There is no doubt that hypohydration negatively affects performance, both independently of thirst and independently of knowledge of our hydration status. Recent blind studies (here, here, here, and here) confirm the results of earlier research, whilst addressing its proposed methodological issues. There has long been, and remains, considerable question about the precise mechanics behind the loss of performance observed, with cardiovascular, metabolic, neuromuscular, and temperature regulatory factors being considered. The latter remains the prominent theory due to our knowledge of the relationship between core temperature and muscular exhaustion, but it is likely a combination of all of those factors.
We begin to feel thirst only once our dehydration has reached around 2% of our body mass. By that time, the data suggest that we have already lost approximately 10% potential power output. And by the time we have lost 5% of our body mass, our performance has suffered by more than 30%! There exists variation between the differences of mean and peak power output, as well as between different studies. However, the trend is clear. It is recommended, therefore, that hydration be programmed or otherwise done ad libitum to match fluid losses. And this has become standard practice amongst elite athletes in all endurance sports.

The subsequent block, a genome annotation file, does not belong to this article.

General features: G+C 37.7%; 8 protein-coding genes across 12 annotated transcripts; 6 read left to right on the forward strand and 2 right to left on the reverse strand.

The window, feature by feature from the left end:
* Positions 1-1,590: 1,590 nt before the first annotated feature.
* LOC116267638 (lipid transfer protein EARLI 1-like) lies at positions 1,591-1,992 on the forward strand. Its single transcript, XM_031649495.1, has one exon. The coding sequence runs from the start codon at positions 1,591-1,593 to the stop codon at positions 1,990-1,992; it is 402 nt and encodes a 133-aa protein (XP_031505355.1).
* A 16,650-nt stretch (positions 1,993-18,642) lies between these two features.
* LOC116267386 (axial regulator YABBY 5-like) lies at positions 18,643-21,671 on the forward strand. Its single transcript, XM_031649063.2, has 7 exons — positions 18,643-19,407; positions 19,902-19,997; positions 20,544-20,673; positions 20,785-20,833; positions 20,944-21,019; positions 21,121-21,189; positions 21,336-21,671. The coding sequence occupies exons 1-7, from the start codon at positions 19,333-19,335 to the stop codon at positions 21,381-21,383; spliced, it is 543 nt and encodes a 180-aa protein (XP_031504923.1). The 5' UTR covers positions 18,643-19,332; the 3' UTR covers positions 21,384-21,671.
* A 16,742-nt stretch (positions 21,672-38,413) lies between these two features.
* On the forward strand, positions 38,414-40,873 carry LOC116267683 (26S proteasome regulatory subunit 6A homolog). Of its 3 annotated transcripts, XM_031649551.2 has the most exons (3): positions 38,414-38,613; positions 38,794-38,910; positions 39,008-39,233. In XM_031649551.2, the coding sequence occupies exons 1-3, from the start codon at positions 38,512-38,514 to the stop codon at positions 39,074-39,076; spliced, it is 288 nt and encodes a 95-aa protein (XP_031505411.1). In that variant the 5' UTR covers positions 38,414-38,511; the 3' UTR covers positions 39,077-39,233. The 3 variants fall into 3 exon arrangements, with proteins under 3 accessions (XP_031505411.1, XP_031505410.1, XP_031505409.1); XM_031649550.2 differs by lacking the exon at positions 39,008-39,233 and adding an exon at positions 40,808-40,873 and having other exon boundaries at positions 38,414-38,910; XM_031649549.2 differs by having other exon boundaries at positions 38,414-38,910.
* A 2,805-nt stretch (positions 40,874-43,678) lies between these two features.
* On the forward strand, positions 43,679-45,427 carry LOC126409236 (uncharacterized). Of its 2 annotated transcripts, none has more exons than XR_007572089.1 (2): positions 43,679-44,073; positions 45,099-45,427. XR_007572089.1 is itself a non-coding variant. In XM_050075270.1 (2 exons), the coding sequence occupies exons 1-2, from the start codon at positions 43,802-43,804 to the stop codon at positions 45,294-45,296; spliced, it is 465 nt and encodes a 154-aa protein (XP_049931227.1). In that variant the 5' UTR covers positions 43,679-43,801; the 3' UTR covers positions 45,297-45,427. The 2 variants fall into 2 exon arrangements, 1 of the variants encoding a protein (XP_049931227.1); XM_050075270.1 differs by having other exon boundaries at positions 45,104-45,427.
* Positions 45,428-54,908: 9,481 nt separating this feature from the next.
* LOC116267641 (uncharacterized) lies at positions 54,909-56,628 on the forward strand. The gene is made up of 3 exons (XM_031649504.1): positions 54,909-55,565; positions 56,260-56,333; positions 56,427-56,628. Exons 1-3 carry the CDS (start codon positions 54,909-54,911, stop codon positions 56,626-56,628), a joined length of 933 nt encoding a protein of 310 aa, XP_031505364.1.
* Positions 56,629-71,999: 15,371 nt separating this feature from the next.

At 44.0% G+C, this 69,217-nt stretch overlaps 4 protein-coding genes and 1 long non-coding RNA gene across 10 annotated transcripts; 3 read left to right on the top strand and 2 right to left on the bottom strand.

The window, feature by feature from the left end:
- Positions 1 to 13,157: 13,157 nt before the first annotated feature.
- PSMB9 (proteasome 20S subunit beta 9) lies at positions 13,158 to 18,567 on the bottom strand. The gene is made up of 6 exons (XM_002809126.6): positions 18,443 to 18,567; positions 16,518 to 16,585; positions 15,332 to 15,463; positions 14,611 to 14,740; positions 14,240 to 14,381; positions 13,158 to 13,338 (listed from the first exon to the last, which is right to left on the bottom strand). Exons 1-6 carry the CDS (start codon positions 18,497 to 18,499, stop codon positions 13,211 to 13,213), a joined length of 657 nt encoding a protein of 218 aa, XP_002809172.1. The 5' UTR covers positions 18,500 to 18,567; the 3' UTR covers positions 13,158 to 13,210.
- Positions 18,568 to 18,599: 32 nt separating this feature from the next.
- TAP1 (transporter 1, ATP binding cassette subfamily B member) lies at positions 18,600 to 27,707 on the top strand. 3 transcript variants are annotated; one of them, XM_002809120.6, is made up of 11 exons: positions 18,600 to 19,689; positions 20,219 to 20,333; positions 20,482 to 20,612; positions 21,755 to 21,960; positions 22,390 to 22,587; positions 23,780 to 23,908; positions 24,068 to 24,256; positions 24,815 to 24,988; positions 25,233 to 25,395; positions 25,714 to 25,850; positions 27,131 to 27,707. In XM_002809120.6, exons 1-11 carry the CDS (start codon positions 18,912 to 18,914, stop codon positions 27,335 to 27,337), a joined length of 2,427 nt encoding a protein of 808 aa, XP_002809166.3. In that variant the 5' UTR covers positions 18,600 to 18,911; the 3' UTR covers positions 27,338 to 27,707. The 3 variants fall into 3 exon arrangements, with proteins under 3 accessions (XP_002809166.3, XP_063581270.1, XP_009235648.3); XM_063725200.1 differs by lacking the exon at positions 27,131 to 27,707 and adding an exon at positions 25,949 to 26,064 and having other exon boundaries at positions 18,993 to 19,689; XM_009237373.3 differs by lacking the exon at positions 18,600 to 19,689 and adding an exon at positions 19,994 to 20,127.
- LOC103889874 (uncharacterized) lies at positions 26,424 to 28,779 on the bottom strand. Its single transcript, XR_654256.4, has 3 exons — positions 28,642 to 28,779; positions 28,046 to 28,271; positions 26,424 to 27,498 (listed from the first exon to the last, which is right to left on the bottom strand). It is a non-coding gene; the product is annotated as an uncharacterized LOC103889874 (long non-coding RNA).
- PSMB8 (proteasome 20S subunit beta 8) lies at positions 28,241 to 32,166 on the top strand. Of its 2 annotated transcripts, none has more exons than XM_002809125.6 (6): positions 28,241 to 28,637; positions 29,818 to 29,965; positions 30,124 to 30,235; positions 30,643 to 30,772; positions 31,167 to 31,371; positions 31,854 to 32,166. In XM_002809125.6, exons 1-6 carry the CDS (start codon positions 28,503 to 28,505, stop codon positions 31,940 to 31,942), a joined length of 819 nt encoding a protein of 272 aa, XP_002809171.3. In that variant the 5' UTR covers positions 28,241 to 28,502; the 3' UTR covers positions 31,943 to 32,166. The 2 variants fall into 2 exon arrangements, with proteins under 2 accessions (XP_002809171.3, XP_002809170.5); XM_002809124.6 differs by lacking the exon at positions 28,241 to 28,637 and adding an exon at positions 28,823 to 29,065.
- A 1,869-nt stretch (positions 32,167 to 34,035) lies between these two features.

Rates of dehydration vary enormously based upon the individual, their physical output, and environmental conditions. One of the easiest and most practical ways of monitoring this is by calculating our own sweat rates during different exercise bouts. (These rates will vary with the type of exercise we are performing, typically being the greatest with those in which we are most proficient.) This is done by taking our scale mass immediately before and after the bout of exercise, and monitoring our total fluid intake during the course of the bout.
Sweat rate (l) = ( pre-exericse mass (kg) + fluid intake during bout (l) − post-exercise mass (kg) ) × duration of exercise (min) / 60
Typical values range between about 0.5-3.0 litres per hour. Ideally, we would replace our fluid loss with at least the same quantity being lost, gradually and at intervals during the course of the bout.
I hope that is clear and helpful.